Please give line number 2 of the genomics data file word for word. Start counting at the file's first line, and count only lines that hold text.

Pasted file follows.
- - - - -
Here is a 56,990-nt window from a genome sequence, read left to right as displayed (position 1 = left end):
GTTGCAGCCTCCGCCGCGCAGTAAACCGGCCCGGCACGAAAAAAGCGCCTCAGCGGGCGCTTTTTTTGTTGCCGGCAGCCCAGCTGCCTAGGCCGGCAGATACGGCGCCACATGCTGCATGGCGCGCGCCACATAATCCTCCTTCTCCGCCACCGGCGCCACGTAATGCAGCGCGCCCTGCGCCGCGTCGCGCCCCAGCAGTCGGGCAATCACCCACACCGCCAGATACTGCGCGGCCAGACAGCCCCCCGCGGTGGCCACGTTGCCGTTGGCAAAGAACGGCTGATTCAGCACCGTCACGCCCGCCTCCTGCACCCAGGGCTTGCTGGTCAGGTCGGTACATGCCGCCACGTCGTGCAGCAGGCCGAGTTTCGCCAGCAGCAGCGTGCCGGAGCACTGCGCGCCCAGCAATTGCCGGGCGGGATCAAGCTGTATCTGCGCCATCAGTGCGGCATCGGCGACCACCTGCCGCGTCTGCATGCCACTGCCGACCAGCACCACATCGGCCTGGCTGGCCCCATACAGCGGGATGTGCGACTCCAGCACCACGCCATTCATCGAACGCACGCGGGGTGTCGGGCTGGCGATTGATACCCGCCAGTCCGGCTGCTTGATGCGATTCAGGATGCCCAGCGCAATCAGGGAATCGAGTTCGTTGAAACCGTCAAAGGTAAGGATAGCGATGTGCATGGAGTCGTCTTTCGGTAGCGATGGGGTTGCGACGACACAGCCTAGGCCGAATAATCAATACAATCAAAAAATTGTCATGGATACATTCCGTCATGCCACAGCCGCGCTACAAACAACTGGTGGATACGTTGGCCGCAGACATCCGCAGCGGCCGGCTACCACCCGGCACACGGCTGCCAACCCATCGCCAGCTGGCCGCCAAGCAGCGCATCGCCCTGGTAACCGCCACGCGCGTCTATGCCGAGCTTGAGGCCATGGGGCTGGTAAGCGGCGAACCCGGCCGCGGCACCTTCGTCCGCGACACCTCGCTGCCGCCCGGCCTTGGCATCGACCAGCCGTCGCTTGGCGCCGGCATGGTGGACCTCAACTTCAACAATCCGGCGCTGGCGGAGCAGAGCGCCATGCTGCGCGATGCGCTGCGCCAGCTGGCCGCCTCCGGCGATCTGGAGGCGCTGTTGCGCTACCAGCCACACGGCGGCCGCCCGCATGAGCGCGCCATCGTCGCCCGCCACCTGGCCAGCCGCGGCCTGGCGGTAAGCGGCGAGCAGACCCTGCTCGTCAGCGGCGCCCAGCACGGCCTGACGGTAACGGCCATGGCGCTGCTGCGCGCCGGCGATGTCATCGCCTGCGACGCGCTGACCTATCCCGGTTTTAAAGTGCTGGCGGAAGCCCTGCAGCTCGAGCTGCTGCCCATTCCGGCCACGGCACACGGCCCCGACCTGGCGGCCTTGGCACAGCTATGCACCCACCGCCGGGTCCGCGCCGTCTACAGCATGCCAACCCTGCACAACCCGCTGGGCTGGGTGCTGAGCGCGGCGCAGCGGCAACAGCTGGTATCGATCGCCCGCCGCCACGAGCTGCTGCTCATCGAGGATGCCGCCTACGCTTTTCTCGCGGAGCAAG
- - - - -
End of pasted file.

GTTGCAGCCTCCGCCGCGCAGTAAACCGGCCCGGCACGAAAAAAGCGCCTCAGCGGGCGCTTTTTTTGTTGCCGGCAGCCCAGCTGCCTAGGCCGGCAGATACGGCGCCACATGCTGCATGGCGCGCGCCACATAATCCTCCTTCTCCGCCACCGGCGCCACGTAATGCAGCGCGCCCTGCGCCGCGTCGCGCCCCAGCAGTCGGGCAATCACCCACACCGCCAGATACTGCGCGGCCAGACAGCCCCCCGCGGTGGCCACGTTGCCGTTGGCAAAGAACGGCTGATTCAGCACCGTCACGCCCGCCTCCTGCACCCAGGGCTTGCTGGTCAGGTCGGTACATGCCGCCACGTCGTGCAGCAGGCCGAGTTTCGCCAGCAGCAGCGTGCCGGAGCACTGCGCGCCCAGCAATTGCCGGGCGGGATCAAGCTGTATCTGCGCCATCAGTGCGGCATCGGCGACCACCTGCCGCGTCTGCATGCCACTGCCGACCAGCACCACATCGGCCTGGCTGGCCCCATACAGCGGGATGTGCGACTCCAGCACCACGCCATTCATCGAACGCACGCGGGGTGTCGGGCTGGCGATTGATACCCGCCAGTCCGGCTGCTTGATGCGATTCAGGATGCCCAGCGCAATCAGGGAATCGAGTTCGTTGAAACCGTCAAAGGTAAGGATAGCGATGTGCATGGAGTCGTCTTTCGGTAGCGATGGGGTTGCGACGACACAGCCTAGGCCGAATAATCAATACAATCAAAAAATTGTCATGGATACATTCCGTCATGCCACAGCCGCGCTACAAACAACTGGTGGATACGTTGGCCGCAGACATCCGCAGCGGCCGGCTACCACCCGGCACACGGCTGCCAACCCATCGCCAGCTGGCCGCCAAGCAGCGCATCGCCCTGGTAACCGCCACGCGCGTCTATGCCGAGCTTGAGGCCATGGGGCTGGTAAGCGGCGAACCCGGCCGCGGCACCTTCGTCCGCGACACCTCGCTGCCGCCCGGCCTTGGCATCGACCAGCCGTCGCTTGGCGCCGGCATGGTGGACCTCAACTTCAACAATCCGGCGCTGGCGGAGCAGAGCGCCATGCTGCGCGATGCGCTGCGCCAGCTGGCCGCCTCCGGCGATCTGGAGGCGCTGTTGCGCTACCAGCCACACGGCGGCCGCCCGCATGAGCGCGCCATCGTCGCCCGCCACCTGGCCAGCCGCGGCCTGGCGGTAAGCGGCGAGCAGACCCTGCTCGTCAGCGGCGCCCAGCACGGCCTGACGGTAACGGCCATGGCGCTGCTGCGCGCCGGCGATGTCATCGCCTGCGACGCGCTGACCTATCCCGGTTTTAAAGTGCTGGCGGAAGCCCTGCAGCTCGAGCTGCTGCCCATTCCGGCCACGGCACACGGCCCCGACCTGGCGGCCTTGGCACAGCTATGCACCCACCGCCGGGTCCGCGCCGTCTACAGCATGCCAACCCTGCACAACCCGCTGGGCTGGGTGCTGAGCGCGGCGCAGCGGCAACAGCTGGTATCGATCGCCCGCCGCCACGAGCTGCTGCTCATCGAGGATGCCGCCTACGCTTTTCTCGCGGAGCAAG